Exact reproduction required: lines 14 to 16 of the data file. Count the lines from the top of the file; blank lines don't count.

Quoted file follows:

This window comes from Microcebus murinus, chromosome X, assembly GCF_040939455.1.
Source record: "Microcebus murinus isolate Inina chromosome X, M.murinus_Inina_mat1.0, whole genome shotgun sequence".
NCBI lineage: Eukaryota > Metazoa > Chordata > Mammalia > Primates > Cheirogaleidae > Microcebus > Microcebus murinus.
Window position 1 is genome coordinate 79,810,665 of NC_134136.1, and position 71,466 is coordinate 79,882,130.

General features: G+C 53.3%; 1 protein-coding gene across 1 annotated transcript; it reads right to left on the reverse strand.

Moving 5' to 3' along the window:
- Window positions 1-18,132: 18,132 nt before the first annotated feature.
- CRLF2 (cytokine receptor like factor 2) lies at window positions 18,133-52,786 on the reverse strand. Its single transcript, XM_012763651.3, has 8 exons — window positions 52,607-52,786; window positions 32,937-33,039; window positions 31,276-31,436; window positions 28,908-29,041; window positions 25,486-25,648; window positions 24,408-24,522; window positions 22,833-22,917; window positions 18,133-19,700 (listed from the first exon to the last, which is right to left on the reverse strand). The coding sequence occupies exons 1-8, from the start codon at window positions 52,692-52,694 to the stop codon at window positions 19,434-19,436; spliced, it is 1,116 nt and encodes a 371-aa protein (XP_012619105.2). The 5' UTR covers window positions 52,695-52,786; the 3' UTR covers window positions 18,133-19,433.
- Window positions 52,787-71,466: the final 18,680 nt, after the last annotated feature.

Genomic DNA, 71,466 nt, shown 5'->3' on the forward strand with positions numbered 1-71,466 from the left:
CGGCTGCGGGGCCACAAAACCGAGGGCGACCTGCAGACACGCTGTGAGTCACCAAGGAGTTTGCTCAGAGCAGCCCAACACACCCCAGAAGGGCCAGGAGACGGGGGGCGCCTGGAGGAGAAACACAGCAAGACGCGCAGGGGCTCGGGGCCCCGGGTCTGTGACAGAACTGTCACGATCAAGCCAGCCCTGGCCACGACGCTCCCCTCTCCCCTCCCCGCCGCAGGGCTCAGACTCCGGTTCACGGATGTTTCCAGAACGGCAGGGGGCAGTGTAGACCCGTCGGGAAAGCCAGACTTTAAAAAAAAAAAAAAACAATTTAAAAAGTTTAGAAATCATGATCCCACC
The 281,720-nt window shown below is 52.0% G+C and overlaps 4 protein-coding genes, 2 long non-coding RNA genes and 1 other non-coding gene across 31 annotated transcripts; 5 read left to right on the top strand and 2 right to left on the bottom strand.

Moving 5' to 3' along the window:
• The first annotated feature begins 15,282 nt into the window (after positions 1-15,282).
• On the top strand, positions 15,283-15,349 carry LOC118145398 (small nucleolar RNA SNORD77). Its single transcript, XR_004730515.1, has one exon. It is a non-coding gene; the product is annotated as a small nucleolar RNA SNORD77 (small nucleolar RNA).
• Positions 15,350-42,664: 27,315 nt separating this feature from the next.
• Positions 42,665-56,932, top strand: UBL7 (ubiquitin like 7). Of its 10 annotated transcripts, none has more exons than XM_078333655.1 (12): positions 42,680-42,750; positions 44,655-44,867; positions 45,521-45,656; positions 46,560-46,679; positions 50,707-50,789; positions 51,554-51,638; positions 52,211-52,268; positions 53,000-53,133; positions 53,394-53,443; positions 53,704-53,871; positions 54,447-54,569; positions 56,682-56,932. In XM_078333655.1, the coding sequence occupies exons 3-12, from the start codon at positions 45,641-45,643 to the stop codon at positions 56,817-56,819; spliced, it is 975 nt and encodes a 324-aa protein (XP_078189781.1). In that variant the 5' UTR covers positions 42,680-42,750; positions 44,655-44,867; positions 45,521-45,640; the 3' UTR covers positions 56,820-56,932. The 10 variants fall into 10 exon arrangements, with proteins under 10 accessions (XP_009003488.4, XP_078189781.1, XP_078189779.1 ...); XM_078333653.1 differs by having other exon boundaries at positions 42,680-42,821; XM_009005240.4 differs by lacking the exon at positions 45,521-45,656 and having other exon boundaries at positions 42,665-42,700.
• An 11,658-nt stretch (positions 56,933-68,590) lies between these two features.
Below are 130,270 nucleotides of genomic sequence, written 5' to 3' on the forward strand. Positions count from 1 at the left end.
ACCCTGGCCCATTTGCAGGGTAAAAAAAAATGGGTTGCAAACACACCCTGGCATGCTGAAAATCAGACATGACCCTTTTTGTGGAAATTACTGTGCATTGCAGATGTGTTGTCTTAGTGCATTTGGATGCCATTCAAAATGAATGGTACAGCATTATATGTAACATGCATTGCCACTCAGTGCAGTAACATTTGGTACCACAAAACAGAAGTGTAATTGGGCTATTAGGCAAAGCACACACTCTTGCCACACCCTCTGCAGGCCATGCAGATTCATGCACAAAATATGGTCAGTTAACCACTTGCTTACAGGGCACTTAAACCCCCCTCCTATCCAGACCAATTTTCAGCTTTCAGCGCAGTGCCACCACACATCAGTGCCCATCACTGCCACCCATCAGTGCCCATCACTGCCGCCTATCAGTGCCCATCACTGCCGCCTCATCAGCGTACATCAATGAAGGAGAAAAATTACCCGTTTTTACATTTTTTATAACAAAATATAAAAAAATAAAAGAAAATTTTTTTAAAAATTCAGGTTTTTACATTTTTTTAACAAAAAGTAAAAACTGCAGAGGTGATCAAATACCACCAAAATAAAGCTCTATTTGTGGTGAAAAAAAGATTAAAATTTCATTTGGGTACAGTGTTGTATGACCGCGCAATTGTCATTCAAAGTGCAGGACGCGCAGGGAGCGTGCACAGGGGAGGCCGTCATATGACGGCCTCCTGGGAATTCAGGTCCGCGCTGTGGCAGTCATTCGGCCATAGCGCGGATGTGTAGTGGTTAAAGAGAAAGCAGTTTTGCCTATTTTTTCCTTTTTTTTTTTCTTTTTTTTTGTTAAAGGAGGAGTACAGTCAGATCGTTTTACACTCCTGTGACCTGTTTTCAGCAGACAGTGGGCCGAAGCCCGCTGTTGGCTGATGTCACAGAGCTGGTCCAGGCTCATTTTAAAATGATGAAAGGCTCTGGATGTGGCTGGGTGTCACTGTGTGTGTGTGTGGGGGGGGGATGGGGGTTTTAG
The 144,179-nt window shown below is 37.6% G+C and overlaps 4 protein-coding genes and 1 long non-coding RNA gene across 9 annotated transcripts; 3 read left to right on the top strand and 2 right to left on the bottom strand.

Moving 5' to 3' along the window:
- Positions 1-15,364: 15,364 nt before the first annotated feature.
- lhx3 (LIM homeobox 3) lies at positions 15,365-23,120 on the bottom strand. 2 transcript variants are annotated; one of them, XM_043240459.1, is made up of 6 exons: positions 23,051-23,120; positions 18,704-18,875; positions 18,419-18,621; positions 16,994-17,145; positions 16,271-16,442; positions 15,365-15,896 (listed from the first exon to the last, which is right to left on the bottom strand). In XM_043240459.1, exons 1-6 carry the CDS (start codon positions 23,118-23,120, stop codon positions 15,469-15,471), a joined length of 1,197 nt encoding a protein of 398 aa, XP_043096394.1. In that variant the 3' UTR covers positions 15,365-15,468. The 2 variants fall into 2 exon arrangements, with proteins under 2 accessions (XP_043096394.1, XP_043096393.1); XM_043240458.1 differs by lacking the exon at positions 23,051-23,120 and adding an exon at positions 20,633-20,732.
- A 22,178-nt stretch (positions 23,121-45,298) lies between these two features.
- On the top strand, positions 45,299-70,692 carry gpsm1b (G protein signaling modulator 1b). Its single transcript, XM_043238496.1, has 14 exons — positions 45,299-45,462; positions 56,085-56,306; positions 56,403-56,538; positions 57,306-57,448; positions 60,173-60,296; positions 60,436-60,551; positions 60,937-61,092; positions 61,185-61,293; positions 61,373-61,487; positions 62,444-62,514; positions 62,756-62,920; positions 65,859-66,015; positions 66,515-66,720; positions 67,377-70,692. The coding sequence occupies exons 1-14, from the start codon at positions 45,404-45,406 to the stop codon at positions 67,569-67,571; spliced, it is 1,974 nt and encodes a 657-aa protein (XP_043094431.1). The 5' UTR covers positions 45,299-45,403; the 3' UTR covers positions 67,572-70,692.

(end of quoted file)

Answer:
• The first annotated feature begins 15,282 nt into the window (after positions 1-15,282).
• On the top strand, positions 15,283-15,349 carry LOC118145398 (small nucleolar RNA SNORD77). Its single transcript, XR_004730515.1, has one exon. It is a non-coding gene; the product is annotated as a small nucleolar RNA SNORD77 (small nucleolar RNA).
• Positions 15,350-42,664: 27,315 nt separating this feature from the next.